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10 Must Reads for the CRE Industry Today (October 18, 2018)

Minutes from the Federal Reserve meeting indicate continued interest rate increases, reports the Wall Street Journal. Dallas Morning News looks into whether the Dallas-Fort Worth market can support all the new apartment construction planned for this year. These are among today’s must reads from around the commercial real estate industry.

  1. Fed Minutes Point to Continued, Gradual Interest-Rate Increases “Federal Reserve officials signaled they see a strong economy justifying continued interest-rate increases—and said they will watch for evidence their moves are keeping economic growth on an even keel, minutes of their September policy meeting showed. The minutes, released Wednesday after a three-week lag, follow several weeks of Fed officials trying to emphasize uncertainty about the precise level of interest rates that will neither spur nor slow growth, a destination favored right now by most officials.” (Wall Street Journal, subscription required)
  2. Pump and Trump “Since Donald Trump’s fortunes came surging back with the success of “The Apprentice” 14 years ago, his deals have often been scrutinized for the large number of his partners who have ventured to the very edges of the law, and sometimes beyond. Those associates have included accused money launderers, alleged funders of Iran’s Revolutionary Guard and a felon who slashed someone in the face with a broken margarita glass. Trump and his company have typically countered by saying they were merely licensing his name on these real estate projects in exchange for a fee. They weren’t the developers or in any way responsible. But an eight-month investigation by ProPublica and WNYC reveals that the post-millennium Trump business model is different from what has been previously reported.” (ProPublica)
  3. With 25,000 New Apartments in D-FW This Year, Will There Be Enough Renters? “More than 25,000 apartments will open their doors in Dallas-Fort Worth this year - more than in any other metro area in the country. Developers and market analysts are betting that there will be enough tenants to fill all the new rental units. With more than 100,000 new jobs in North Texas this year, they have reason to be optimistic. ‘Employment growth has been the tailwind this entire economic cycle and that has continued to push forward,’ said John Sebree, national director with Marcus & Millichap, one of the country's top apartment brokers.” (Dallas Morning News)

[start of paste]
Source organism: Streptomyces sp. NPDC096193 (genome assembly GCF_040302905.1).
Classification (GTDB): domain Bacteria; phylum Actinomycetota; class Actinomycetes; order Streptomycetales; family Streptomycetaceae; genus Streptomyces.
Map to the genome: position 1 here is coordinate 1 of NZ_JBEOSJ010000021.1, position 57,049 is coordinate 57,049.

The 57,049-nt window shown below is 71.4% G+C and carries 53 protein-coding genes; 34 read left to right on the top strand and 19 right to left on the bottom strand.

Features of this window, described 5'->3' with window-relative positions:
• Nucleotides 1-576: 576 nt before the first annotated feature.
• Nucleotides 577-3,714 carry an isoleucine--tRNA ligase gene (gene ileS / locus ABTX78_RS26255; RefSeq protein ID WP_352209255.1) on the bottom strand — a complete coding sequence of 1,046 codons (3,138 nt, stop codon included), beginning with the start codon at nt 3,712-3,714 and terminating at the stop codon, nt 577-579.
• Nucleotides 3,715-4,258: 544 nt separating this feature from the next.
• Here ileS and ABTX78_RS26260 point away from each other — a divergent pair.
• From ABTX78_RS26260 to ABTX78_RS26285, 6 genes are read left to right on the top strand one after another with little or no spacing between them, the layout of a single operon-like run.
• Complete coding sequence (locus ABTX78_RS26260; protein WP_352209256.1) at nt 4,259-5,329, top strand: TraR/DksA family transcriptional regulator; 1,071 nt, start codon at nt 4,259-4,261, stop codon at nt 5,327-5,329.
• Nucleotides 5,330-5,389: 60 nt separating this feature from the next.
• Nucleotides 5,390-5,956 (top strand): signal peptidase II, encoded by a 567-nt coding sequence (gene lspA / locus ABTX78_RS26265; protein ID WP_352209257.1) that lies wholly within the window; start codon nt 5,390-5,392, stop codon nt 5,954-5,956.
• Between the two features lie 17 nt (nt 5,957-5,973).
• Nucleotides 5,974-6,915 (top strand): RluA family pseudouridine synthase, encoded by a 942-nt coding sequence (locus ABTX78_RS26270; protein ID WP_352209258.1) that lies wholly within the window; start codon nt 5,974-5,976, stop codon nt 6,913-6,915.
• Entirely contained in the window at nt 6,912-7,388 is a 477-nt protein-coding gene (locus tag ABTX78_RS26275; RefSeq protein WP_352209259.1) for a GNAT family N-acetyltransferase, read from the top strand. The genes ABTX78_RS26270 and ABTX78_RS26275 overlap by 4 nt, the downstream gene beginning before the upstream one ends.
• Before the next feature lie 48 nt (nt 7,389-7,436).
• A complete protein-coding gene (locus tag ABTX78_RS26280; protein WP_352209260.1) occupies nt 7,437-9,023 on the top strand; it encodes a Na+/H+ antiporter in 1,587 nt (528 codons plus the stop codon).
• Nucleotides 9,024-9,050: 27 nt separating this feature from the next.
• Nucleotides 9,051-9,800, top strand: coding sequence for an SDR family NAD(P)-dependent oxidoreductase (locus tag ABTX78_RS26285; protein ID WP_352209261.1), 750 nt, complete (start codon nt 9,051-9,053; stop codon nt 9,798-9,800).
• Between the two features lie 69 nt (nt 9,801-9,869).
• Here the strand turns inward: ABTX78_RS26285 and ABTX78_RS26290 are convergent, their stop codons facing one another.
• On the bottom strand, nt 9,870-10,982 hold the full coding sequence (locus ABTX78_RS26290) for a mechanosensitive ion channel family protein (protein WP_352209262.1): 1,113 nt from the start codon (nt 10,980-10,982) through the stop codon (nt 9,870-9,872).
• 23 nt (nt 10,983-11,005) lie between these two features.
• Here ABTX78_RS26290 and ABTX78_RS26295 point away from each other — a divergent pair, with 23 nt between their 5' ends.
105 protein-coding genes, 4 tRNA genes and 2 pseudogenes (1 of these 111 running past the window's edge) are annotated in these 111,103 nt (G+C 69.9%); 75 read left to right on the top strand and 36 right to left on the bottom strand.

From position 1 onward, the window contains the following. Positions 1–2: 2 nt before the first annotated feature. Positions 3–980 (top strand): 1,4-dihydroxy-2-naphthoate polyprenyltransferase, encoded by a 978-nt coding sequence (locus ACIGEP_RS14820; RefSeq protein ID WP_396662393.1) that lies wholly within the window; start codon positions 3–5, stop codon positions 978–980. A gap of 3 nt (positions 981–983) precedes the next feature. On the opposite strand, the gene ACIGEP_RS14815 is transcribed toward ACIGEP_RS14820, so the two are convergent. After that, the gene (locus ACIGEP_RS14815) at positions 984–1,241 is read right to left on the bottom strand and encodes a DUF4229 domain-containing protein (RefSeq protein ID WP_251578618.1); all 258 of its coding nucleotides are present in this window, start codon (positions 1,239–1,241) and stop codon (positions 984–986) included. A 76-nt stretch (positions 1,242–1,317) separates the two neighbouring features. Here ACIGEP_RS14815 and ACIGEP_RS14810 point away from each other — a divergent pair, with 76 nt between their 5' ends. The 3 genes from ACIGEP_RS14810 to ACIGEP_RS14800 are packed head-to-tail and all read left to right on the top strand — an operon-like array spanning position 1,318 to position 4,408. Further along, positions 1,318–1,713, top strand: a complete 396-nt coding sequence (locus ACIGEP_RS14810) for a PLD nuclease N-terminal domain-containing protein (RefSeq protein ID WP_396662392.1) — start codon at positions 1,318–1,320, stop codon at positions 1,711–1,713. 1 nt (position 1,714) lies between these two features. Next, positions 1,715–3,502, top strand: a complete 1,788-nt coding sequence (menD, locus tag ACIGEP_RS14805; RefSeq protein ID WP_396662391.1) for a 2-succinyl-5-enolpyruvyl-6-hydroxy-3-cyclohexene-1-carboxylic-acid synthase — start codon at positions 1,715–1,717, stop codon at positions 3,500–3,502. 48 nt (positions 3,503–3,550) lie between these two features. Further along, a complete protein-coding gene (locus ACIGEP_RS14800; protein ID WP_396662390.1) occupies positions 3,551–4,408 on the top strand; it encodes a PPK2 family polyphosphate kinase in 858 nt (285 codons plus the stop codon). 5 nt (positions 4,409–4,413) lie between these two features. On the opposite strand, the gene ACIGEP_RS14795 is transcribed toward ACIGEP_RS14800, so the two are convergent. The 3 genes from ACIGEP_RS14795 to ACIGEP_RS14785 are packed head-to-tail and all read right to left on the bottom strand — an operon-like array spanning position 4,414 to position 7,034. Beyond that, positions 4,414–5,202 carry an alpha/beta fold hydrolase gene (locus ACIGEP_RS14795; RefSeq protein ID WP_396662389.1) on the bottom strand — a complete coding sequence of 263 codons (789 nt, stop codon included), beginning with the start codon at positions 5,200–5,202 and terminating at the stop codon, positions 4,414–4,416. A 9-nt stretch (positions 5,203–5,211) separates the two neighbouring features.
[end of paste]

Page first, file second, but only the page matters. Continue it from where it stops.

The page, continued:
4. Amazon Store Count Tops 600 “Amazon runs some 629 physical retail locations, including its bookstores, Amazon Go convenience stores, Whole Foods grocery stores and traveling Treasure Trucks, according to a count by Amazon tracking site TJI Research. To compile his unofficial map of Amazon's footprint, TJI Research founder Justin Smith included pop-ups that seem permanent, mostly at malls, but not more temporary installations, according to his blog post.” (Retail Dive)
  5. Trump’s Focus on a Washington Building Project Draws Scrutiny “Nearly two years before he would begin his presidential campaign, Donald J. Trump arrived in Washington to show off his plans for a luxury hotel on Pennsylvania Avenue under a deal he had reached to lease the site from the General Services Administration. But on that day in September 2013, he also had another property on his mind, only a block away in a prime location midway between the White House and the Capitol. ‘What he wanted to talk to me about was the F.B.I. project,’ Dorothy Robyn, who at the time was the commissioner of the General Services Administration’s Public Buildings Service, said in an interview.” (The New York Times)